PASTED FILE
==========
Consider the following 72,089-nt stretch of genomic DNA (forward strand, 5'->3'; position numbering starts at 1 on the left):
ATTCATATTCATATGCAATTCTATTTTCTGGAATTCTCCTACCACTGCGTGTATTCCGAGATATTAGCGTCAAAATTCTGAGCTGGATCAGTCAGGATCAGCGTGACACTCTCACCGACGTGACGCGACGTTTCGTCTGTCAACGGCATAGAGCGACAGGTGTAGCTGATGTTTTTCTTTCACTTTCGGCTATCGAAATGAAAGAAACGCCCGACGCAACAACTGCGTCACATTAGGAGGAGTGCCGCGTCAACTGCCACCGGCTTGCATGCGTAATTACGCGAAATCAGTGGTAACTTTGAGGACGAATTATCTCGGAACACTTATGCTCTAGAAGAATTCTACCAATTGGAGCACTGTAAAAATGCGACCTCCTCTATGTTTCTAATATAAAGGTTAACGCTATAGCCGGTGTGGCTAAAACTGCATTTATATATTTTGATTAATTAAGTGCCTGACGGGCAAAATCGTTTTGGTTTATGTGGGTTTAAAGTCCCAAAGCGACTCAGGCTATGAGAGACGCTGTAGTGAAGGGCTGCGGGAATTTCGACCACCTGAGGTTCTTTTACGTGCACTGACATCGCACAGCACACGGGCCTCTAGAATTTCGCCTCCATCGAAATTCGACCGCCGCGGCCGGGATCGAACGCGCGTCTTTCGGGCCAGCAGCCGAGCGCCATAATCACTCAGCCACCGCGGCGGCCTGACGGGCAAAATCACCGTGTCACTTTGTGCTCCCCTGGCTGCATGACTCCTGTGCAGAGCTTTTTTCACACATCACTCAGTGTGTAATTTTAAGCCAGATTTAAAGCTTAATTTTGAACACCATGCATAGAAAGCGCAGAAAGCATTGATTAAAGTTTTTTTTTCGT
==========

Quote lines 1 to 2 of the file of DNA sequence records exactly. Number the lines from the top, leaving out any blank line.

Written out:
Consider the following 72,089-nt stretch of genomic DNA (forward strand, 5'->3'; position numbering starts at 1 on the left):
ATTCATATTCATATGCAATTCTATTTTCTGGAATTCTCCTACCACTGCGTGTATTCCGAGATATTAGCGTCAAAATTCTGAGCTGGATCAGTCAGGATCAGCGTGACACTCTCACCGACGTGACGCGACGTTTCGTCTGTCAACGGCATAGAGCGACAGGTGTAGCTGATGTTTTTCTTTCACTTTCGGCTATCGAAATGAAAGAAACGCCCGACGCAACAACTGCGTCACATTAGGAGGAGTGCCGCGTCAACTGCCACCGGCTTGCATGCGTAATTACGCGAAATCAGTGGTAACTTTGAGGACGAATTATCTCGGAACACTTATGCTCTAGAAGAATTCTACCAATTGGAGCACTGTAAAAATGCGACCTCCTCTATGTTTCTAATATAAAGGTTAACGCTATAGCCGGTGTGGCTAAAACTGCATTTATATATTTTGATTAATTAAGTGCCTGACGGGCAAAATCGTTTTGGTTTATGTGGGTTTAAAGTCCCAAAGCGACTCAGGCTATGAGAGACGCTGTAGTGAAGGGCTGCGGGAATTTCGACCACCTGAGGTTCTTTTACGTGCACTGACATCGCACAGCACACGGGCCTCTAGAATTTCGCCTCCATCGAAATTCGACCGCCGCGGCCGGGATCGAACGCGCGTCTTTCGGGCCAGCAGCCGAGCGCCATAATCACTCAGCCACCGCGGCGGCCTGACGGGCAAAATCACCGTGTCACTTTGTGCTCCCCTGGCTGCATGACTCCTGTGCAGAGCTTTTTTCACACATCACTCAGTGTGTAATTTTAAGCCAGATTTAAAGCTTAATTTTGAACACCATGCATAGAAAGCGCAGAAAGCATTGATTAAAGTTTTTTTTTCGT